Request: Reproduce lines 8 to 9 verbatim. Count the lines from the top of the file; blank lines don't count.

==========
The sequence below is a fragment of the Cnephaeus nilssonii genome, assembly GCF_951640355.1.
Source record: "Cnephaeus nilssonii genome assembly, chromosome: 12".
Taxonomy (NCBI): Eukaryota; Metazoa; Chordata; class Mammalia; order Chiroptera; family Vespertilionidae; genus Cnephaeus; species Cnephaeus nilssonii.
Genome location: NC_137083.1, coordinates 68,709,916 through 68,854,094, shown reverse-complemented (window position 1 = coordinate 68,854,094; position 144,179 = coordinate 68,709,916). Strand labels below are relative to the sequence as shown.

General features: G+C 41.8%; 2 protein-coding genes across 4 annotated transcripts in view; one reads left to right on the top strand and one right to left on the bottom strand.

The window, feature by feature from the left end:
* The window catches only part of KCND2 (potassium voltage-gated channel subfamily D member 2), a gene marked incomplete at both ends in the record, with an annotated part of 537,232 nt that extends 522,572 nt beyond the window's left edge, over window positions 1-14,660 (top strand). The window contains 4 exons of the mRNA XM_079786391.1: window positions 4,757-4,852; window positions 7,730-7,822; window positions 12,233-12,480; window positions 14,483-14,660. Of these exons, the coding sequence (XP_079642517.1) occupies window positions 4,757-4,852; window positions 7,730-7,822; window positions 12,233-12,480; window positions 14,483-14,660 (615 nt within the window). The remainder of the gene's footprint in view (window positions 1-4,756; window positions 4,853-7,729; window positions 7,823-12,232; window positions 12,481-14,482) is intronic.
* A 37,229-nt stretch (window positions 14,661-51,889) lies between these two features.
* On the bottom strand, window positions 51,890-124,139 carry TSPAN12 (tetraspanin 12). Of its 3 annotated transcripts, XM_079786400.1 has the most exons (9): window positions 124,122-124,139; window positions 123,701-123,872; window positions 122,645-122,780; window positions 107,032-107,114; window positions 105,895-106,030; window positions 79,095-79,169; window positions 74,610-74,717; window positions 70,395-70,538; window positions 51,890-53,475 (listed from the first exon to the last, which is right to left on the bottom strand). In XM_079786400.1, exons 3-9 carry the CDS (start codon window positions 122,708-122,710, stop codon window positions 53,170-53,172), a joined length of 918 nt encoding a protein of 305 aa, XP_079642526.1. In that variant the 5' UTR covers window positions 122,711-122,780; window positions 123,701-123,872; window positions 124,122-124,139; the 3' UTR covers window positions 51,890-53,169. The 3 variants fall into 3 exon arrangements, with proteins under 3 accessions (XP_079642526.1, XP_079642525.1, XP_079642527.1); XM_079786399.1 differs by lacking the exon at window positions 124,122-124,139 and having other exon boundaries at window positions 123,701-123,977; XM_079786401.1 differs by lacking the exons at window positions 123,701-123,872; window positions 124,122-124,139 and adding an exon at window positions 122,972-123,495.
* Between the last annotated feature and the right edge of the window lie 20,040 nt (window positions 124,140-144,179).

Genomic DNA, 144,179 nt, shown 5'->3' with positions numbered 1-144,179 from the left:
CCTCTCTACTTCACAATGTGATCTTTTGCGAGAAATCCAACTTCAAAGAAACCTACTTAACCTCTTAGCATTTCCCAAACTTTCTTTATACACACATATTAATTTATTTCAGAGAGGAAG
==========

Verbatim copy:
* A 37,229-nt stretch (window positions 14,661-51,889) lies between these two features.
* On the bottom strand, window positions 51,890-124,139 carry TSPAN12 (tetraspanin 12). Of its 3 annotated transcripts, XM_079786400.1 has the most exons (9): window positions 124,122-124,139; window positions 123,701-123,872; window positions 122,645-122,780; window positions 107,032-107,114; window positions 105,895-106,030; window positions 79,095-79,169; window positions 74,610-74,717; window positions 70,395-70,538; window positions 51,890-53,475 (listed from the first exon to the last, which is right to left on the bottom strand). In XM_079786400.1, exons 3-9 carry the CDS (start codon window positions 122,708-122,710, stop codon window positions 53,170-53,172), a joined length of 918 nt encoding a protein of 305 aa, XP_079642526.1. In that variant the 5' UTR covers window positions 122,711-122,780; window positions 123,701-123,872; window positions 124,122-124,139; the 3' UTR covers window positions 51,890-53,169. The 3 variants fall into 3 exon arrangements, with proteins under 3 accessions (XP_079642526.1, XP_079642525.1, XP_079642527.1); XM_079786399.1 differs by lacking the exon at window positions 124,122-124,139 and having other exon boundaries at window positions 123,701-123,977; XM_079786401.1 differs by lacking the exons at window positions 123,701-123,872; window positions 124,122-124,139 and adding an exon at window positions 122,972-123,495.